R5574 Native Australian cockroach

R5574

Description

This is a colour photograph of Mitchell's diurnal cockroach ('Polyzosteria mitchelli'), a native Australian cockroach, among ground detritus. The bright colourful markings of this cockroach are visible. (Classification - Phylum: Arthropoda, Class: Hexapoda, Order: Blattodea, Family: Blattidae.)

Acknowledgements: The original photo in this digital resource was provided by CSIRO. Photograph by D Rentz.

Educational value
This asset shows the characteristic body shape and form of a cockroach, a ground-dwelling insect - cockroaches all belong to the Order Blattodea, and are characterised by an oval, flattened body shape and a triangular-shaped head that is largely concealed under a thoracic plate (the pronotum); this head and body shape of cockroaches adapts them for moving around through tight crevices found in bark, twigs, rotting logs and rocks; most Australian species of cockroaches are flightless, and have long, spiny legs specialised for running and digging; they have primitive, generalised mouthparts for scavenging on a range of food items among the leaf litter and soil.
It displays some of the sensory receptors relied upon by cockroaches to obtain information about their environment - the long, thin antennae, and long, spiny legs of cockroaches are covered with many tiny hairs that act as touch and chemical receptors; the cockroach body also contains many external sensory hairs and at the posterior end bears a pair of prominent cerci, which are feeler-like extensions stimulated by air currents and ground vibrations; all these sensory receptors are used by cockroaches to help them to locate food and suitable habitats, avoid predators and communicate with potential mating partners.
It shows the bright, colourful patterns of the native Mitchell's diurnal cockroach - unlike most native Australian cockroaches, which are nocturnal and usually black or reddish brown, Mitchell's diurnal cockroach is active during the day, has small transparent windows in the edges of the plates covering its thorax and distinctive bright yellow and blue markings on its relatively large body; the bright colours of this flightless cockroach work in several ways as a defence mechanism against predators such as birds, lizards, frogs and small mammals active during the day; they can be flashed to startle the predator, or a warning sign that the cockroach is either poisonous or bad-tasting, or they may simply mimic the colour patterns of another poisonous insect; they can also act as a form of camouflage known as disruptive colouration where the outline of the cockroach becomes indistinct against the dark colours of its leaf litter habitat.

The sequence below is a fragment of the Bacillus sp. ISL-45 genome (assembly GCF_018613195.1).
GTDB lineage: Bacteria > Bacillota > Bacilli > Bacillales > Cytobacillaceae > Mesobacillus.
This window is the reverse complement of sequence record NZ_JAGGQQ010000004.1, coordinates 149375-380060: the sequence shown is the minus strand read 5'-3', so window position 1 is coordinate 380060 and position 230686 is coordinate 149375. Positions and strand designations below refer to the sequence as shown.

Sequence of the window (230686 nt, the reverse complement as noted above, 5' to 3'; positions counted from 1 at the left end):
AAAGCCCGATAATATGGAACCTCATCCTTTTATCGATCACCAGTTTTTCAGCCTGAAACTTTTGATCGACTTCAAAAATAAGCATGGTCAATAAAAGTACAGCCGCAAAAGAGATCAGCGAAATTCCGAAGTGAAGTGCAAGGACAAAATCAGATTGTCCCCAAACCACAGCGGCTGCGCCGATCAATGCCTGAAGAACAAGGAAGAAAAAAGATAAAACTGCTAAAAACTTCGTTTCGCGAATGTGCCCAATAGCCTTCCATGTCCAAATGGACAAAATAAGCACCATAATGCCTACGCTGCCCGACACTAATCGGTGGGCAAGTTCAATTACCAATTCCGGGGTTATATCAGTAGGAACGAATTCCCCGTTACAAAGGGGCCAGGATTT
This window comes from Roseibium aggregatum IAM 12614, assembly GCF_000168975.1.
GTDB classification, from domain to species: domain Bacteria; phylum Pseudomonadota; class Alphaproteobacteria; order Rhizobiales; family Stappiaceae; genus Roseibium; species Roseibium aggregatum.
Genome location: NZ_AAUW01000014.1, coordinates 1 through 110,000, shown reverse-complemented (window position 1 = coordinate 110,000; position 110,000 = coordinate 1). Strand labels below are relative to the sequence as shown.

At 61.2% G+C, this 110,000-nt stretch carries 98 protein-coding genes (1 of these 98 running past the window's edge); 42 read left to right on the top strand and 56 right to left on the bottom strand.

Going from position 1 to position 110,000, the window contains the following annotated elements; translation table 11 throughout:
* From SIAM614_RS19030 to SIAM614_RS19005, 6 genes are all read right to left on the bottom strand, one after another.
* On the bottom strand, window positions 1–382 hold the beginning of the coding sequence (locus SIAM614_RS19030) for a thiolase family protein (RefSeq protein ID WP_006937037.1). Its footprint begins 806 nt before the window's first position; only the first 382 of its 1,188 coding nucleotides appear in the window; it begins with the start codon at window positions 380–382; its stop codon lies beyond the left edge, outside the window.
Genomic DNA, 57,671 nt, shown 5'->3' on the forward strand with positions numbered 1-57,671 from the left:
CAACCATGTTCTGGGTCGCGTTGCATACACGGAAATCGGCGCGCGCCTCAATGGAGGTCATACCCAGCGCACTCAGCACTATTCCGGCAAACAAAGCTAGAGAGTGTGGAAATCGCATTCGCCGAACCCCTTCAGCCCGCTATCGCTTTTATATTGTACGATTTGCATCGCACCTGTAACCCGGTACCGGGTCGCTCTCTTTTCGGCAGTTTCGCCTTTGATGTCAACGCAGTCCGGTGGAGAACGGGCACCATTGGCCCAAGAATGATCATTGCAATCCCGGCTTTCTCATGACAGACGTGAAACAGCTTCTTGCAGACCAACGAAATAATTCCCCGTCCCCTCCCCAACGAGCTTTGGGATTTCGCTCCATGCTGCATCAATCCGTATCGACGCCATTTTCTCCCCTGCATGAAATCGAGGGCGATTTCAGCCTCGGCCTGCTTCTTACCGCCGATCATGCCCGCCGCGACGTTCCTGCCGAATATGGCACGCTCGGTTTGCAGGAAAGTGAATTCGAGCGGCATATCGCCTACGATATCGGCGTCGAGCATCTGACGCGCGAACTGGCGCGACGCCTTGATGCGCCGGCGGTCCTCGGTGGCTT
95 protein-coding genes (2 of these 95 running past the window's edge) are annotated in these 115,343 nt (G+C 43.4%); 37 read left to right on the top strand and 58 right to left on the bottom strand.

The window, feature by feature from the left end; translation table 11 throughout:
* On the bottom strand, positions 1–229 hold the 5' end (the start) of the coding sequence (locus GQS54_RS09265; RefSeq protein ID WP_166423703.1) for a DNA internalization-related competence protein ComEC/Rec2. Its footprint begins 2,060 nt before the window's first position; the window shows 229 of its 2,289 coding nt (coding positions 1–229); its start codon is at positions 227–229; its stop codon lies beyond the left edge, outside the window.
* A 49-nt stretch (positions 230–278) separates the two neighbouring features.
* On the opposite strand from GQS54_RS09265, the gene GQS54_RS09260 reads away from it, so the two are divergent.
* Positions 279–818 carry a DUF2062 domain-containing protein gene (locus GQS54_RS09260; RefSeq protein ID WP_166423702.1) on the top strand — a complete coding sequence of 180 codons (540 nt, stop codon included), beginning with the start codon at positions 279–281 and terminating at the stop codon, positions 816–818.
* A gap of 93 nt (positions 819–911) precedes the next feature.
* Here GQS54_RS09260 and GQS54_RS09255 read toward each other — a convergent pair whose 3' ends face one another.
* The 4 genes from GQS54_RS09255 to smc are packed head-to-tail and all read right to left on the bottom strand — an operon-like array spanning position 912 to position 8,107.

It demonstrates an insect that undergoes incomplete metamorphosis during its life cycle - the eggs of most species are laid into a protective egg case, or ootheca, usually deposited on the ground or buried in the soil, or in some species carried attached to the posterior end of the female; the juveniles hatch out of the eggs after a few weeks or months depending on species; they resemble the adults except they are smaller and generally paler in colour; the juveniles then develop through nymphal stages, which may take as little as one month or as long as one year, before becoming adults.
It illustrates a native Australian cockroach that is not regarded as a pest - some cockroaches have been infesting human habitation at least since storage of food began; the most common pest cockroach in Australia is the introduced American cockroach ('Periplaneta americana') that can live for several years and feeds on almost any organic matter in our houses; although people often associate all cockroaches with the house-infesting species, they are just a small proportion of all cockroaches, with fewer than 1 per cent of species considered pests; most cockroaches are important decomposers in their natural habitat.
Topics
Cockroaches
Mimicry
Antennae
Diurnal behaviour
Rights
© Curriculum Corporation and The Australian National Insect Collection, CSIRO Entomology, 2008, except where indicated under Acknowledgements